941 F2d 1213 United States v. Shipley

941 F.2d 1213

UNITED STATES of America, Plaintiff-Appellee,
Walter Thomas SHIPLEY, also known as Radar, Defendant-Appellant.

No. 90-4105.

United States Court of Appeals, Tenth Circuit.

Aug. 21, 1991.

NOTICE: Although citation of unpublished opinions remains unfavored, unpublished opinions may now be cited if the opinion has persuasive value on a material issue, and a copy is attached to the citing document or, if cited in oral argument, copies are furnished to the Court and all parties. See General Order of November 29, 1993, suspending 10th Cir. Rule 36.3 until December 31, 1995, or further order.

Before STEPHEN H. ANDERSON, TACHA and BRORBY, Circuit Judges.



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After examining the briefs and appellate record, this panel has determined unanimously that oral argument would not materially assist the determination of this appeal. See Fed.R.App.P. 34(a); 10th Cir.R. 34.1.9. The cause is therefore ordered submitted without oral argument.


Walter Thomas Shipley was found guilty, on a jury verdict, and convicted of distributing a controlled substance and carrying a firearm during and in relation to a drug trafficking crime in violation of 21 U.S.C. § 841(a)(1) and 18 U.S.C. § 924(c). He appeals the firearm conviction contending there was insufficient evidence to support the jury verdict. Shipley's counsel has filed an "Anders" brief, Anders v. California, 386 U.S. 738 (1967), with respect to Shipley's insufficiency argument.


The government has correctly identified the appropriate standard of review. Evidence is considered sufficient to support a criminal conviction if, viewing all the evidence, both direct and circumstantial, in the light most favorable to the government, a reasonable trier of fact could find the essential elements of the crime beyond a reasonable doubt. United States v. McKinnell, 888 F.2d 669, 673 (10th Cir.1990); United States v. Culpepper, 834 F.2d 879, 881 (10th Cir.1987), citing Jackson v. Virginia, 443 U.S. 307, 318-319 (1979).


There is no dispute that the following evidence was presented to the jury. Detective Carroll Mays, an undercover narcotics officer, went to Shipley's motel room to see if Shipley would sell him cocaine. When Shipley opened the door Detective Mays observed that Shipley had his hands behind his back. An individual who was accompanying Detective Mays engaged Shipley in a conversation regarding the purchase of cocaine, following which Shipley moved to some scales which were in the motel room. At that point Detective Mays saw Shipley bring a hand from his back and place something silver in color in his lap.


Shipley weighed out a portion of cocaine using the scales. During that process he reached into his lap, took what Detective Mays recognized as a silver Raven 25 caliber semi-automatic pistol out of his lap and placed the firearm beside the scales he was using the weigh out the drugs. Detective Mays was only five to six feet away from Shipley when this happened. Mays observed that the pistol had a silver clip in place.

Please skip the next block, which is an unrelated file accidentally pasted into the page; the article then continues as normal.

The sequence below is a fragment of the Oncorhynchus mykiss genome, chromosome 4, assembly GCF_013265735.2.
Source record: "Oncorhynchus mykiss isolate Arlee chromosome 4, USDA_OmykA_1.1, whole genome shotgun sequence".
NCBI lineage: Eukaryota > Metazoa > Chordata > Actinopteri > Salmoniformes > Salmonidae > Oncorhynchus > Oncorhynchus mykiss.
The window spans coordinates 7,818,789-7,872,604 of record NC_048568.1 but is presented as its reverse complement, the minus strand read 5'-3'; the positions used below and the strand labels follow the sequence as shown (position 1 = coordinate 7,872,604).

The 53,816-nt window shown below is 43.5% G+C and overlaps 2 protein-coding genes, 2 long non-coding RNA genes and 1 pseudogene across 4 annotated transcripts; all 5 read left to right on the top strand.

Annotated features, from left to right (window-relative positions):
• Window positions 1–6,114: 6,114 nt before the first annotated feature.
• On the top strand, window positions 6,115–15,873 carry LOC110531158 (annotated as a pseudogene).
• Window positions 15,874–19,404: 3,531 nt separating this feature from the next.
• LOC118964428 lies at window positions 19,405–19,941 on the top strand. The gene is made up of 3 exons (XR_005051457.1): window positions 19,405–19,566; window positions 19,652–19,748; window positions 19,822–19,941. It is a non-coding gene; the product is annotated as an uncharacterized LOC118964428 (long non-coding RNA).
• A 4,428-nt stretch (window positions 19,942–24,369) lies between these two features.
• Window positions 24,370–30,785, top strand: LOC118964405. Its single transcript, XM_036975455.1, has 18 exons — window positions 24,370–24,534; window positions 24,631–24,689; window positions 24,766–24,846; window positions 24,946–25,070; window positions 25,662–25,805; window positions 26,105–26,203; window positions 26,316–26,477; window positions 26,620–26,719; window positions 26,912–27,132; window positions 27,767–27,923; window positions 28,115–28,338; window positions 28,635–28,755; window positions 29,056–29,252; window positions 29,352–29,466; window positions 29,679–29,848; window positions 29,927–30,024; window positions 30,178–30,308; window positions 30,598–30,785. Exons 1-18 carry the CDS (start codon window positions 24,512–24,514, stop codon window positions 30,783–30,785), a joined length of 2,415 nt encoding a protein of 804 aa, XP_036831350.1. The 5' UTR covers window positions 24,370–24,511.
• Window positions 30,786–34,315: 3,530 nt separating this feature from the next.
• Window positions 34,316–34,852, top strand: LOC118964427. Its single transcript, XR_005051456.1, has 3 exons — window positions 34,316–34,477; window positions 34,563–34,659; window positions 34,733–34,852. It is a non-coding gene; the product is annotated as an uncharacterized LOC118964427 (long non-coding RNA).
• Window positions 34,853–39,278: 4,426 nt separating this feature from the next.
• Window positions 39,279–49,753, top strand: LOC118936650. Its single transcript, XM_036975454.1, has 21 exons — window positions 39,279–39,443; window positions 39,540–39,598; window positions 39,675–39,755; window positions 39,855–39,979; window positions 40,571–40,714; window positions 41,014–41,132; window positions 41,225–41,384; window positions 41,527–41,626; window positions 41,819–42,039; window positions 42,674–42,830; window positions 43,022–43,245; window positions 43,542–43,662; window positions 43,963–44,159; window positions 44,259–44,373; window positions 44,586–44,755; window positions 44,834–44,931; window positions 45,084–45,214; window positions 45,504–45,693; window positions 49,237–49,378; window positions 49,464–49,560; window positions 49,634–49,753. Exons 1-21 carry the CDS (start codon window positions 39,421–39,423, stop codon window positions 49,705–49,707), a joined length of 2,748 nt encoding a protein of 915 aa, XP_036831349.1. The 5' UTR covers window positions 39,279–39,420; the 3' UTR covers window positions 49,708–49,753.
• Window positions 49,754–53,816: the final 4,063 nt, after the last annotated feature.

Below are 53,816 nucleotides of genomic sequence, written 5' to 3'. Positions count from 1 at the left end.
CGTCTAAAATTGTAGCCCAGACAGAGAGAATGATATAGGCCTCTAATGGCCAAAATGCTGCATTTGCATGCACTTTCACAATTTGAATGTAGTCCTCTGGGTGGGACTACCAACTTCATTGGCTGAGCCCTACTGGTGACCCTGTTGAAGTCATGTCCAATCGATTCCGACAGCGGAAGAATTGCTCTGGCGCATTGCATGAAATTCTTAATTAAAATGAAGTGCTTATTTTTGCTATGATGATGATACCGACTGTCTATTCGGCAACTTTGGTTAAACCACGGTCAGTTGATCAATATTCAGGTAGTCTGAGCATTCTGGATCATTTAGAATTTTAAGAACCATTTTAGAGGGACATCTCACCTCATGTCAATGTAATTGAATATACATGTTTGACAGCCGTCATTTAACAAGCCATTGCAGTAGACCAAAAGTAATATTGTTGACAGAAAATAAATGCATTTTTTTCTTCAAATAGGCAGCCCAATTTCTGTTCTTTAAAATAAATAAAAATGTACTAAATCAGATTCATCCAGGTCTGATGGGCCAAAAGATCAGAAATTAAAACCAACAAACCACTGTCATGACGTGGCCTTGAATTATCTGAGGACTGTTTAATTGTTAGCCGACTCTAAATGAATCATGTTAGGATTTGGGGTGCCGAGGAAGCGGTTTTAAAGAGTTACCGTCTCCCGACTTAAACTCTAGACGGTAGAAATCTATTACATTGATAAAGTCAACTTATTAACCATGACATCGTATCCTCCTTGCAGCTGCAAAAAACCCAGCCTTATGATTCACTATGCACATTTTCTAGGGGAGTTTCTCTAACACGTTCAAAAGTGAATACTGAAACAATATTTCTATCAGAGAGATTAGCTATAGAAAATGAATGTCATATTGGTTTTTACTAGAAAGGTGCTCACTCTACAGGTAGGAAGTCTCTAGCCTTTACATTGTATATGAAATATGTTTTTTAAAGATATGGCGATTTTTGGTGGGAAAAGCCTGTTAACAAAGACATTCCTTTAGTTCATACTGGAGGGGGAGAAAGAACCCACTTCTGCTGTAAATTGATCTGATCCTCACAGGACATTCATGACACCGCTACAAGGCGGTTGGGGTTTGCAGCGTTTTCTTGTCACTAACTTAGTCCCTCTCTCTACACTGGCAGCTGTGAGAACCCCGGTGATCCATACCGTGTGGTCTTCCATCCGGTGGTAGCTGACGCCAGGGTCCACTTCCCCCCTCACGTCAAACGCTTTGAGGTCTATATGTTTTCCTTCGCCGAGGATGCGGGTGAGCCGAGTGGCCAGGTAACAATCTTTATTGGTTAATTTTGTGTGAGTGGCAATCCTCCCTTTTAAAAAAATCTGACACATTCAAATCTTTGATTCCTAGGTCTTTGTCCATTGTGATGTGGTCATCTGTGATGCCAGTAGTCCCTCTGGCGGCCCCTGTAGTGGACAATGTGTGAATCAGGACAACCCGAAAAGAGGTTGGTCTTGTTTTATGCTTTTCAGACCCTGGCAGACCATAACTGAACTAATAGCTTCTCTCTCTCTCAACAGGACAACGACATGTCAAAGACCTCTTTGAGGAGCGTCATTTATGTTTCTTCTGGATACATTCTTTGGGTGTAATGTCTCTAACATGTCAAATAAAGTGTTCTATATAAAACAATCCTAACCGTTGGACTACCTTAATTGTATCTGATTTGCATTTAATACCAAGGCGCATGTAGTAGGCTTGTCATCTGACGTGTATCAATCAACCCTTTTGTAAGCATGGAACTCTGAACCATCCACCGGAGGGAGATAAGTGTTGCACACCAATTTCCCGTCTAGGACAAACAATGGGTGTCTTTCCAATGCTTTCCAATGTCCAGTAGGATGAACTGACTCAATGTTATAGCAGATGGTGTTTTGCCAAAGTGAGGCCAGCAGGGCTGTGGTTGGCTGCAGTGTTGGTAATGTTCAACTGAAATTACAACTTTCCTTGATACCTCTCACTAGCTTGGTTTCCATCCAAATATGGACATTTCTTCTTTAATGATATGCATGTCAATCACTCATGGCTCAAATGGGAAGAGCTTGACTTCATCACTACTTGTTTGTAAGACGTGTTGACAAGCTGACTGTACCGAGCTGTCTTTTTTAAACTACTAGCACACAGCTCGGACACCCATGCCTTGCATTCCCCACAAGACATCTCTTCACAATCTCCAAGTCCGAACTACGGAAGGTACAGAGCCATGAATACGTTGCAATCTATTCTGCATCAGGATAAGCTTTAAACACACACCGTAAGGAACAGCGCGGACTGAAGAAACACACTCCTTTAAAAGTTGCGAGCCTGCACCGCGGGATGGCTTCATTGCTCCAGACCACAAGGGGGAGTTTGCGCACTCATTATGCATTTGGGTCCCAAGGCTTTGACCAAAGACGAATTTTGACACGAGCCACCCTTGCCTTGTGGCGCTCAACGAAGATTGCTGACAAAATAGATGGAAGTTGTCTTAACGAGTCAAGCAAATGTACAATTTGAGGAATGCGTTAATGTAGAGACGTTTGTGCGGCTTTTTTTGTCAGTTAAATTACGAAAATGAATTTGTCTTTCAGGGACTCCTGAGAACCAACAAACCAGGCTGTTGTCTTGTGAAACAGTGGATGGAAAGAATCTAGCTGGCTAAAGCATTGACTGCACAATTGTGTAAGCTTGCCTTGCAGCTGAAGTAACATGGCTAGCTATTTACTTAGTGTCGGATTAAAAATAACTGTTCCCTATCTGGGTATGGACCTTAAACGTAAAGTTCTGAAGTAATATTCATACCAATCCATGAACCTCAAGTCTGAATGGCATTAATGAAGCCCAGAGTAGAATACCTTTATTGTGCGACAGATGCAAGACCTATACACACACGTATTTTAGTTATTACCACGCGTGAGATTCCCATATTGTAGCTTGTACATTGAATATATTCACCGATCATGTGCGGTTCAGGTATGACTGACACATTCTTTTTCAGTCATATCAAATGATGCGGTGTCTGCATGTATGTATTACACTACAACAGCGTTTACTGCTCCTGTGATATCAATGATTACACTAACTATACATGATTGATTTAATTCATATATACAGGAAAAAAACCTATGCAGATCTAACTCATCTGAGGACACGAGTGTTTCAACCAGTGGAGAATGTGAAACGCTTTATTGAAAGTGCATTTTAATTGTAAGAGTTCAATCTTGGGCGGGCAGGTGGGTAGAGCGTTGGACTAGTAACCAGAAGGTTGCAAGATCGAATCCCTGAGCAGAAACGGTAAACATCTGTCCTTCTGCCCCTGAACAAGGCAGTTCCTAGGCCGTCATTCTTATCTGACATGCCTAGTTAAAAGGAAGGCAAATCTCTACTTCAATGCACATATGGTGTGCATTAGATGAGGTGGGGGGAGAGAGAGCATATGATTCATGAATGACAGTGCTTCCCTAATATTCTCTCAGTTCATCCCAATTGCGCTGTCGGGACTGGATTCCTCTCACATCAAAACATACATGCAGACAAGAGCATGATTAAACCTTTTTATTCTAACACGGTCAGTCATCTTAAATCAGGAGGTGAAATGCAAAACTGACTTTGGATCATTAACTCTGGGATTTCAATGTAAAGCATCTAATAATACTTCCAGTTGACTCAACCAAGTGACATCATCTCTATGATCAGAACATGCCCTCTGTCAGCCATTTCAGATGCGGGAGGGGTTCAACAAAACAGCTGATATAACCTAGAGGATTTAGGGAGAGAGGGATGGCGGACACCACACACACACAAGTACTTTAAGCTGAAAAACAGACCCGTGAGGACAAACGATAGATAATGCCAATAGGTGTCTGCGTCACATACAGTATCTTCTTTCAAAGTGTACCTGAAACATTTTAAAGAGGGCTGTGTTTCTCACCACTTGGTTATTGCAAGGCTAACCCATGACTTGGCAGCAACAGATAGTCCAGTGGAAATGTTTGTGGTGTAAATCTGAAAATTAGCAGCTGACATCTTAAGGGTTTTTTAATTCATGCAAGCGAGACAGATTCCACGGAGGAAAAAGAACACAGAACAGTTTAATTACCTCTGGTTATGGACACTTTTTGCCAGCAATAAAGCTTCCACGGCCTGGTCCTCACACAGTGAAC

After Shipley finished with the first customer, he turned to Detective Mays and asked him what he wanted. Detective Mays then negotiated the purchase of one-half of a sixteenth ounce of cocaine. The physical arrangements at the point of sale, including the presence of the weapon, did not change during the transaction involving Detective Mays.


18 U.S.C. § 924(c)(1) provides in part that"whoever, during and in relation to any ... drug trafficking crime ... for which he may be prosecuted in a court of the United States, uses or carries a firearm, shall, in addition to the punishment provided for such ... drug trafficking crime, be sentenced to imprisonment for five years...." The "use" element of an 18 U.S.C. § 924(c) violation is satisfied when the evidence proves beyond a reasonable doubt that the defendant "has 'ready access' to the firearm" and "the firearm was 'an integral part of his criminal undertaking and its availability increased the likelihood that the criminal undertaking would succeed." United States v. Parrish, 925 F.2d 1293, 1297 (10th Cir.1991) (quoting United States v. McKinnell, 888 F.2d at 675, (10th Cir.1989)). Ready access is proven when the evidence demonstrates beyond a reasonable doubt that the "firearm was available to the defendant in the vicinity where the drug trafficking offense took place." Id. The government must at that point, prove beyond a reasonable doubt that a nexus existed between the firearm and the drug trafficking offense. The jury found in favor of the government on this point, and the evidence clearly supports that conclusion.

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We reject Shipley's argument that the testimony of Detective Mays, standing alone, is insufficient to convict, that it was necessary for Shipley to actually handle or otherwise make use of the gun at the time of the sale of cocaine to Detective Mays or that the mere presence of a gun at the scene and in the proximity of the scales is insufficient to show that he was "using" a weapon in a drug trafficking offense. The jury found otherwise, and the evidence supports its finding.


For the reasons stated above, the conviction of Walter Thomas Shipley is AFFIRMED. The mandate shall issue forthwith.


This order and judgment has no precedential value and shall not be cited, or used by any court within the Tenth Circuit, except for purposes of establishing the doctrines of the law of the case, res judicata, or collateral estoppel. 10th Cir.R. 36.3